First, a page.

New research uncovers a link between Freud’s inner circle and the Soviet atomic bomb
Arnold Zweig engaged in overt pro-Soviet activity such as publishing a periodical, Orient, and—after the Nazi onslaught on the USSR—organizing the “V[ictory] League to support the Soviet Union’s Struggle against Fascism.” Max Eitingon—though already unwell and with barely a year yet to live—was enlisted to become the president of the Jerusalem chapter (the organization’s original charter was drafted by Martin Buber). Zweig also had clandestine links with the Moscow-based, paramilitary Nationalkommittee Freies Deutschland, and in later years confirmed that he had conducted such distinctly intelligence-related activities as spreading Soviet information materials among German POW’s in Egypt.
In Traum ist teuer, Zweig describes a hero of the Communist Greek resistance who seeks shelter in Palestine. A document in the files of the Haganah’s anti-Communist department connects the harboring of just such a fugitive with Hava Rund—the Jerusalem Party cadre who claimed to the Israeli writer Haim Be’er, after the 1988 Eitingon controversy, that she was the liaison to Eitingon for money transfers that he delivered to the party “from the day he arrived” in Palestine. And most remarkably, in another letter we found in Berlin, Arnold suggested to Mirra—in 1945, after Max’s death—that she might let rooms in their house to officials of a Soviet political mission that was about to open in Jerusalem. Nothing was publicly announced at the time about an intended Soviet office, and none ever opened; the Soviets in question would have come under cover. Zweig, then, was privy to confidential Soviet information and trusted Mirra with it.
An even more suggestive example of Max and Mirra’s place at the center of pre-Israeli intellectual life is their complex relationship with the writer and Nobel Prize laureate S.J. (Shai) Agnon, and especially his wife Esther (better known as “Estherlein” from their published letters). We couldn’t help noticing that after Max’s father Chaim Eitingon was expelled with other Jewish merchants from Moscow in 1891—a trauma that we believe left a lasting mark on his then 10-year-old son Max—he took up at least formal domicile in Buczacz, Galicia, and thus gained Austro-Hungarian citizenship for his family. They soon established themselves in Leipzig, but Max’s MD thesis in 1909 still identifies him “aus Buczacz.” Freud’s father also happened to hail from there, but the town’s most famous native and chronicler is Agnon. It soon transpired that his maternal grandfather was, like Chaim Eitingon, a fur trader who took Shai’s father into the business, and it’s pretty certain that this common trade explains the Eitingons’ choice of this particular shtetl, as well as an origin of Max’s acquaintance with the Agnons.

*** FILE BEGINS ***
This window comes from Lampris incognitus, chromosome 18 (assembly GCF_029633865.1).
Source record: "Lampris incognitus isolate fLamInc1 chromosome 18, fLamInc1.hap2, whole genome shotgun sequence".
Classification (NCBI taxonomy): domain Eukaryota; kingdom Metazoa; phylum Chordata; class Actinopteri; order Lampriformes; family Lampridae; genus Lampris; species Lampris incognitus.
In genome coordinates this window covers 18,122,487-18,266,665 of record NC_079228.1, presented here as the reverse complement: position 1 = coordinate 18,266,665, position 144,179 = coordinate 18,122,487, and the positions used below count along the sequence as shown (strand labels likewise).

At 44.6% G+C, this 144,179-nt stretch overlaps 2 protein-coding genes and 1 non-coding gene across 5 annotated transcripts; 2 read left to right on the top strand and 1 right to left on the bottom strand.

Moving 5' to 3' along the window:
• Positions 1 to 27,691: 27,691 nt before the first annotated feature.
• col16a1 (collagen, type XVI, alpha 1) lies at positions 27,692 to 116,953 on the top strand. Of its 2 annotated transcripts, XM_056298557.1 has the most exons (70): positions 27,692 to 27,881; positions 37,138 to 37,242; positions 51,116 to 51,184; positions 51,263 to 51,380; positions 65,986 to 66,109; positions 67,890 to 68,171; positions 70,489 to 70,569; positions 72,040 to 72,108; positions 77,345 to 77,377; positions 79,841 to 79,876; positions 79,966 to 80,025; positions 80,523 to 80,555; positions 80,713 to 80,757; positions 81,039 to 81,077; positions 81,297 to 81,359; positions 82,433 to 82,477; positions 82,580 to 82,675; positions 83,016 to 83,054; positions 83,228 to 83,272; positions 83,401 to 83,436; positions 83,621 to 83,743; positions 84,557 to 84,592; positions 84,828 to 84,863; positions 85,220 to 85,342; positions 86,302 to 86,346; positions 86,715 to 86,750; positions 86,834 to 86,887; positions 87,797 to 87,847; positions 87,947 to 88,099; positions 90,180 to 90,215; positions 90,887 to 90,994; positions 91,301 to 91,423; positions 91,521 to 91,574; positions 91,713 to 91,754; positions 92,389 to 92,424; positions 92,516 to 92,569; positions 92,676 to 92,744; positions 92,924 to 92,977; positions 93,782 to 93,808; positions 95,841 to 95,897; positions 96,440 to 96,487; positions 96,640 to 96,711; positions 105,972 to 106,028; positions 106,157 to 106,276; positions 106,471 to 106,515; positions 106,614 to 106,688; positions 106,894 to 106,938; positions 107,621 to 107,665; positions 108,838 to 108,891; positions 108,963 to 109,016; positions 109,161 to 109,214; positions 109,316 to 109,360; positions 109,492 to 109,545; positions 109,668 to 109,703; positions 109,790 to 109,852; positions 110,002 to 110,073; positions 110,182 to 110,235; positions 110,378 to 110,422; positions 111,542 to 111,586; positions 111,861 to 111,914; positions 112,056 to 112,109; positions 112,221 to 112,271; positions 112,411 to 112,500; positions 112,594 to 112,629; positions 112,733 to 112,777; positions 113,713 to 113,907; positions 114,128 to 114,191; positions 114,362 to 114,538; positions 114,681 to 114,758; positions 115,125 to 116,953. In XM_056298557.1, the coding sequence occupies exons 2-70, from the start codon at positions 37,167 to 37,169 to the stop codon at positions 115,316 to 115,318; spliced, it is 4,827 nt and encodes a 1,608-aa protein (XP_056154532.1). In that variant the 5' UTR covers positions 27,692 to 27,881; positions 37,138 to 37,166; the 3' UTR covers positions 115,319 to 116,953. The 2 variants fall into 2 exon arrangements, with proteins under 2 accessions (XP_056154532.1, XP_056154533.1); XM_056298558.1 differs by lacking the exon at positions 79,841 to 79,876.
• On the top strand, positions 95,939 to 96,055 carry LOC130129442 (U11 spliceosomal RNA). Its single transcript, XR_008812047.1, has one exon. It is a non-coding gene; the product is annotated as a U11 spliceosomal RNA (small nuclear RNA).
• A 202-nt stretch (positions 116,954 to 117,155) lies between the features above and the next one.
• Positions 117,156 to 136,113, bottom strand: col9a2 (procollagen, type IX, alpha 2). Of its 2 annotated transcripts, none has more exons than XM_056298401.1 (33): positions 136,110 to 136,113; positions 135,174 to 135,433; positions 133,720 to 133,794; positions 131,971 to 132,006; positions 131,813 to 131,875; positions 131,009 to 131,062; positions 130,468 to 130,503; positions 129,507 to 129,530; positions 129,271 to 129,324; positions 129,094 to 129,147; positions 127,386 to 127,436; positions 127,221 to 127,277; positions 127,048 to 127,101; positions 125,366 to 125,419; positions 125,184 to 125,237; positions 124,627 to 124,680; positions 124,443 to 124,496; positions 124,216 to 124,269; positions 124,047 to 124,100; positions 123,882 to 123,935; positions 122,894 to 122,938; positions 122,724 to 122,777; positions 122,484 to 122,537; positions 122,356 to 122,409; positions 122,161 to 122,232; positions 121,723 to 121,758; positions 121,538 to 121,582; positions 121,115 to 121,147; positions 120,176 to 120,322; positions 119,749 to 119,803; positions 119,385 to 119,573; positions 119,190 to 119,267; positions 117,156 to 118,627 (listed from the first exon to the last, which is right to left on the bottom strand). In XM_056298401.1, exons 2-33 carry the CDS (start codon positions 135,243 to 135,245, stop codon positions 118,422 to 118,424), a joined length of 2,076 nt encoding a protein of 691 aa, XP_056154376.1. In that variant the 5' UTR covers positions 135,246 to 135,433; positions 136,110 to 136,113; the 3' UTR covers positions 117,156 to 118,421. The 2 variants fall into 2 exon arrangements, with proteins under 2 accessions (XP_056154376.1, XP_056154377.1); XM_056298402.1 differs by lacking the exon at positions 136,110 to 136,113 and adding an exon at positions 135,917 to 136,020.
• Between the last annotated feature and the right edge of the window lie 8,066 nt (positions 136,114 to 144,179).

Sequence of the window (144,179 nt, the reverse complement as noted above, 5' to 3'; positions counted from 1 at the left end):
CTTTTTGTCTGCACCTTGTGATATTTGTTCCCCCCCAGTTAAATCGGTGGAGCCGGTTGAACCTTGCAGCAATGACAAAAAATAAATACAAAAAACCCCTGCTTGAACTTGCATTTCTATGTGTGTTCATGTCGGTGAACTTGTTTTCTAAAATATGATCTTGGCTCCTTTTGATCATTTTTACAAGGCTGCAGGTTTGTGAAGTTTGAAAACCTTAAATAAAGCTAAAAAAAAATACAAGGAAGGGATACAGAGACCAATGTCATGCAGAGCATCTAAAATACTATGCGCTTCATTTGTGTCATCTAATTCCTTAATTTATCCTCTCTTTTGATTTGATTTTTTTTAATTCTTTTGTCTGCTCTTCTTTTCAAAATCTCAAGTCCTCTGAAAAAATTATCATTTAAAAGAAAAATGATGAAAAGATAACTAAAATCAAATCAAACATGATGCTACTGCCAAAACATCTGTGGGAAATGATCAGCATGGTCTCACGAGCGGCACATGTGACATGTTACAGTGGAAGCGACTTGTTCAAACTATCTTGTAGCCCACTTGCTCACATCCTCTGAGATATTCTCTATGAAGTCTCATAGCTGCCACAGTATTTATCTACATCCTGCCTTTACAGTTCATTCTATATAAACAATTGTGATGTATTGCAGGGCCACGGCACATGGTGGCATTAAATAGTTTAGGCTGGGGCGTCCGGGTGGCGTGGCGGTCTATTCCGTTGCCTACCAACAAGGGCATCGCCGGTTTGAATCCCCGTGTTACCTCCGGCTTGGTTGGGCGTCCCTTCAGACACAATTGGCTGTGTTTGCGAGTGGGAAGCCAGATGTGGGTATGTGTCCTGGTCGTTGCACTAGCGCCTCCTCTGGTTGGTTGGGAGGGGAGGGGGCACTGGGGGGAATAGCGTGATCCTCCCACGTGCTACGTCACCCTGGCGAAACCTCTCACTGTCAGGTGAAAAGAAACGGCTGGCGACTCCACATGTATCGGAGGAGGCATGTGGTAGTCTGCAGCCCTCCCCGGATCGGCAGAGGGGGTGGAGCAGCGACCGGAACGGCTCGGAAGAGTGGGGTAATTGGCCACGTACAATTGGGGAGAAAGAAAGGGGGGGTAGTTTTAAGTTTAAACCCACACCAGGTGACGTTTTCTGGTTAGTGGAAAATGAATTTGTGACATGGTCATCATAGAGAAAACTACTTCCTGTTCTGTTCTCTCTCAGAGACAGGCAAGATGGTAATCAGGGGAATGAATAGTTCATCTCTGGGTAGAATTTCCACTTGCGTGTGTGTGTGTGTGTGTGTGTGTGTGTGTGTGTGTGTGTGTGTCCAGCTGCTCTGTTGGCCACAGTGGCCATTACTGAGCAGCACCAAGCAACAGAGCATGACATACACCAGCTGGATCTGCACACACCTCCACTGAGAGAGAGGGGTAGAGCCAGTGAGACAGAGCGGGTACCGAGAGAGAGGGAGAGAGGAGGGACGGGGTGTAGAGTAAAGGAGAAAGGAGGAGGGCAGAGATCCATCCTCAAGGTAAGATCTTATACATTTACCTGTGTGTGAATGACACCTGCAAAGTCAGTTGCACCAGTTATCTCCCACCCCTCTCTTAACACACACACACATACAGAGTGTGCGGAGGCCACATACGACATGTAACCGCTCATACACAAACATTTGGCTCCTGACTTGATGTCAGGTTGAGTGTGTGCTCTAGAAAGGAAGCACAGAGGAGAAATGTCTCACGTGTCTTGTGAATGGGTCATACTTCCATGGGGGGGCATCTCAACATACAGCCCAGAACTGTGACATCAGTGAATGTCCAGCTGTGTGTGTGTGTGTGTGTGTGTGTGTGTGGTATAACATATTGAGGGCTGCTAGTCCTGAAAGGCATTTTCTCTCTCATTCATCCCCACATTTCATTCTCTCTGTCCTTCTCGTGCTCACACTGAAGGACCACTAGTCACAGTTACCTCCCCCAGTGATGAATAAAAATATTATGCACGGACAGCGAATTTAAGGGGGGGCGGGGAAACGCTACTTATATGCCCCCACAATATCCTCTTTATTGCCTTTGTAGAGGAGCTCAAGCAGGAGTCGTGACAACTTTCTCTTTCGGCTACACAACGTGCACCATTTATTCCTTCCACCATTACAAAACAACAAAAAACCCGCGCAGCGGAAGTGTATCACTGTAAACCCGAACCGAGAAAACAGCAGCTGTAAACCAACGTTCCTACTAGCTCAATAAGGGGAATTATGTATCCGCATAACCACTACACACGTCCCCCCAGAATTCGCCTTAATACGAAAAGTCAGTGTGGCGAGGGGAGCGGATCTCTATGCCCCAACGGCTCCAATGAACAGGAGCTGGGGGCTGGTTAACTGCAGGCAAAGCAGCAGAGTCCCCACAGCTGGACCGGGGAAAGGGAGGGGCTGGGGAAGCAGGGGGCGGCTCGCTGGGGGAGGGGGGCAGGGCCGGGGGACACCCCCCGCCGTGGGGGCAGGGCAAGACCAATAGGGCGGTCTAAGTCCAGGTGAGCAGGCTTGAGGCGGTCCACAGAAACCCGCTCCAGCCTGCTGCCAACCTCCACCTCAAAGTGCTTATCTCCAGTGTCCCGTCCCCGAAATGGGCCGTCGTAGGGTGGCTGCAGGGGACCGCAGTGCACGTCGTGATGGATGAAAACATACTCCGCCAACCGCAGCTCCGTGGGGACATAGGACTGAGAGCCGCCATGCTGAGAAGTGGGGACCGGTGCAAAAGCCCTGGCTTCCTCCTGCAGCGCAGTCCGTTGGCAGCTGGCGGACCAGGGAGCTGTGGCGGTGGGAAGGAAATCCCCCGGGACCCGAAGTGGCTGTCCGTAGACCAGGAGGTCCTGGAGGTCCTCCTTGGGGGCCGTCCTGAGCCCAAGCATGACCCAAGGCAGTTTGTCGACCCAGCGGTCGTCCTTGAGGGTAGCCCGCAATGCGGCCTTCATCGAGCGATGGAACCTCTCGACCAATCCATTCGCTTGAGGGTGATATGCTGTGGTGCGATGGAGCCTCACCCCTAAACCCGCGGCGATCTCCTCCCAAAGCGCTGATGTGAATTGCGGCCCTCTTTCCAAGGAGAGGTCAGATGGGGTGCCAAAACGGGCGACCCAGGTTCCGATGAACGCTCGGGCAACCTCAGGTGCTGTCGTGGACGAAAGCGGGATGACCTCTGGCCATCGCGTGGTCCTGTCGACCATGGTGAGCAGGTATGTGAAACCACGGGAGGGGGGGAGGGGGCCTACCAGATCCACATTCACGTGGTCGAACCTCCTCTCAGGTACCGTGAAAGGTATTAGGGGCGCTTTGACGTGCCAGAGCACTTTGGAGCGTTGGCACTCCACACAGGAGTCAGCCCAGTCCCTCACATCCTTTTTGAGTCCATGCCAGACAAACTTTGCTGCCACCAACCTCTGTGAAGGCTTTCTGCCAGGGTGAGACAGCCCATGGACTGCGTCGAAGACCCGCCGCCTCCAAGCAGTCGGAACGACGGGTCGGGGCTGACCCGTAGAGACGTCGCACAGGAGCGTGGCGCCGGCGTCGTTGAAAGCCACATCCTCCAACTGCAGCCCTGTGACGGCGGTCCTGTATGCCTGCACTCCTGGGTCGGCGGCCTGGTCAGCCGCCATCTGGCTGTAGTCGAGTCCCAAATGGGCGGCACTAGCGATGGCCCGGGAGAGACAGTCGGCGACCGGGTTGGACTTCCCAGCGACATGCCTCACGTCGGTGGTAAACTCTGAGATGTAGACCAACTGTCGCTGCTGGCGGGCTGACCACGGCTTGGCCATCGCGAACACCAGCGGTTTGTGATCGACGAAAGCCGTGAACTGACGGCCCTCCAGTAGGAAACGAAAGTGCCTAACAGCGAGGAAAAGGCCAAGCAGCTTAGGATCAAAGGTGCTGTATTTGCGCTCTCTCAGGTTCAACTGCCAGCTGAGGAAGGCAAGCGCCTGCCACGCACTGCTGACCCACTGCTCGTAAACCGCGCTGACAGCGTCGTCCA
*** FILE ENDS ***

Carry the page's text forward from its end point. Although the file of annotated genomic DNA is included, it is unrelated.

For a memorial volume on Max Eitingon, Agnon (who attended Max’s funeral) contributed a short story, “Another Tallith,” dedicated to Max’s Hebrew name, Reb Mordechai Halevy, which was also the name of Agnon’s father. It relates a dream, exemplifying Agnon’s interest in this angle of Freudianism. There’s a typescript of it in Eitingon’s papers, along with one of a rare, yet-unpublished fragment, also about a dream—which indicates that Max was shown the stories in his lifetime, probably by Esther, who used to type her husband’s manuscripts. Unlike Max, who gave Mirra liberty to pursue her interests, Agnon stifled Esther’s, and their marriage was rocky. According to the historian Avner Falk, she fled their home several times and sought Max’s professional help throughout his 10 years in Jerusalem.
A final, tragic note is also among our recent discoveries in Zweig’s papers. In 1947, four years after Max died, Mirra left Jerusalem to care for her ailing sister in Paris—ostensibly confirming the widespread version that the Eitingons had come to Palestine over her objections. We, however, had found several indications that her Zionism had always been at least as enthusiastic as his. This was now corroborated when it emerged that Mirra had already booked her return passage to Palestine, even though she now had no family or property there—but she died two days before the ship sailed. Unnamed friends (we suspect it was Princess Marie Bonaparte) flew her casket back to Jerusalem, where her burial, next to Max, was among the last Jewish funerals on the Mount of Olives before it was cut off by the outbreak of Israel’s War of Independence.
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